All in the Family, Succession at Tenuta Fiorano with Prince Alessandrojacopo
“In 1998, he told me everything about the Tenuta Fiorano estate. He told me everything about the vineyard, the wine, the vines. The method of producing wines,” said Alessandrojacopo Boncompagni Ludovisi, of his cousin Prince Alberico. “So, in this moment, I started this relationship with my cousin, getting closer each year.” After he tore up his vines, he began to recognize himself in his younger cousin. And while no one can say at exactly what point Prince Alberico realized he would pass his estate to Prince Alessandrojacopo, in retrospect, the latter realized that he was being tested and trained.
Farming organically since the 1940’s, Prince Alberico had a love of the nature, from the cereals and vines on his estate, to the soils that supplied pasture to his sheep. It was this passion that he saw in his younger cousin, that made him realize he had a successor. He rotated his crops regularly and used only natural fertilizers – during the industrious times of post World War II- on his 200ha estate. “I continued the organic practices,” said Prince Alessandrojacopo, “but I don’t talk about it, because it’s natural for me. It’s always been this way.”
Born in 1918, Prince Alberico was an introvert who protected his cellars and wines, even though they had captured the attention of Luigi Veronelli, a wine critic and journalist of notable fame from Milan. “Many people helped my cousin during his life,” said Prince Alessandrojacopo. “Tancredi Biondi-Santi and Luigi Veronelli. He was one of the most important persons in food and wine. He always spoke well about the Fiorano wines. He loved the wines.” However, he continued, “My cousin was very reserved. The only people he frequented were my father and me.”
Once divorced, Prince Alberico had little contact with his ex-wife and daughter. In 1966, his only daughter married Piero Antinori, a reputable winemaker in Chianti. Some say that it was this relationship that led the Prince to tear up his vines in 1995, because he couldn’t bear the thought of anyone misinterpreting his work. “When I knew that my cousin wanted to take out all of the vineyards, I was surprised. It was unbelievable.”
For many years, Alberico had a very close relationship with my father. Working together from 1999 until his death, Prince Alberico entrusted his life’s work to his cousin. “He chose me,” said Price Alessandrojacopo. “He gave me everything. He told me which is the best position for the vineyards. Initially, we replanted the original three hectares. A few years later, we added two more hectares, even if my cousin, based upon his experience, was concerned about being able to give the same care to a larger vineyard.”
Following, the precise instructions of Prince Alberico, Alessandrojacopo planted Grechetto and Viognier in the place of Malvasia di Candia and Semillon. In 2002/2003, Prince Alessandrojacopo produced his first vintage, and with the 2006 vintage, he made his wines available to the public.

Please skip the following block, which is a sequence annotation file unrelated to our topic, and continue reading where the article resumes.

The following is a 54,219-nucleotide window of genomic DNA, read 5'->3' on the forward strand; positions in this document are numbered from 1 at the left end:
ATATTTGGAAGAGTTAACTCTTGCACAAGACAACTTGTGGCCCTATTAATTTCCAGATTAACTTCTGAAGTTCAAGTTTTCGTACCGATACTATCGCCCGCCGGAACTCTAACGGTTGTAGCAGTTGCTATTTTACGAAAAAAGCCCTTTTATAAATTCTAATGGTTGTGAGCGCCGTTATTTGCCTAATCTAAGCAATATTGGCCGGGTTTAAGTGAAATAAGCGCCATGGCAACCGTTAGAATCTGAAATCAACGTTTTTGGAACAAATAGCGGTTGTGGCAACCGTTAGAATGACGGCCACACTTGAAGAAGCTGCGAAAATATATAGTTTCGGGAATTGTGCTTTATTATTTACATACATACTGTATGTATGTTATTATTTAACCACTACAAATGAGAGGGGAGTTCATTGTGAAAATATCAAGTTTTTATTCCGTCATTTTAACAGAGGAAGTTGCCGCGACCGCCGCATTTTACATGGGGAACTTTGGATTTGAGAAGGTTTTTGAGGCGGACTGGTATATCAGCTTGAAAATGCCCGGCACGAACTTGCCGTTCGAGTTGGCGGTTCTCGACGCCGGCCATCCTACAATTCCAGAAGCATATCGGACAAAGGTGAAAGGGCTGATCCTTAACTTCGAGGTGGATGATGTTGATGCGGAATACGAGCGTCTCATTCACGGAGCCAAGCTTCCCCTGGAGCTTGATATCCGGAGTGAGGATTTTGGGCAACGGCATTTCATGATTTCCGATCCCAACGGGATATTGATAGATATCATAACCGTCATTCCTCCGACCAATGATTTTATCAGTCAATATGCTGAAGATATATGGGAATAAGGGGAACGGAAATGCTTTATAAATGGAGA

Located less than ten miles outside of Rome, the historic estate is a slice of paradise dotted with olive trees, a church and a villa, and pastures for sheep to graze. But here, it’s the terroir of the cellar and soil that count. “The terroir is so important,” he said, “it has parts of volcanic soil. It’s very important for the minerality of the wine. You can see in the soil mica, it’s very near to the sea, and every day there is some wind. Fiorano is also near the Castelli Romani. From the estate you can see the Basilica of St. Peter in Roma.”
In the ancient cellar, all practices have also remained unchanged, including the individuals who work in the vineyards and cellar. “The same people who worked on the wines with Principe Alberico, make the wines now,” he said. Including one man who attended school on the estate and has participated in nearly 50 harvests. “It’s beautiful. It’s his life. He is so happy to work at Tenuta.”
“In the historical cave,” Prince Alessandrojacopo continued, “it’s antique with tuffeau materials. It’s so fantastic because the temperature is always very constant. We make the wine inside here, like Alberico. We have the cellar upstairs, and downstairs is the cave. I start upstairs and after a few months, the wine with gravity goes downstairs to the [neutral] barrels. I think it’s so important, because there’s no pump from the barrels upstairs to the barrels downstairs. Inside the historical cellar, there are many bottles of old vintages, but also new ones.”
In the future, in the tradition of Fiorano, Prince Alessandrojacopo hopes to plant a few more hectares. “Not to produce more wine,” he explained, “but to select for more quality. I’d like to produce no more than 8,000 bottles for each label.” But he’d also like to add more livestock. “In the past, Fiorano was very important for livestock. It was very famous. I’d like to introduce it again.”
Grateful for personal connection between these two men, we realize that Tenuta Fiorano would have gone the way of Prince Alberico without their shared passion. “He saw that I was always at the estate. I stayed over there. He saw my passion for the agriculture. He was close with me. He gave me many indications and after many years, I understood why he was telling me, ‘Look at this, look at the archives of Fiorano.’ So I read the archives of Fiorano and after many years, I understood everything that he told me. There was a motive.”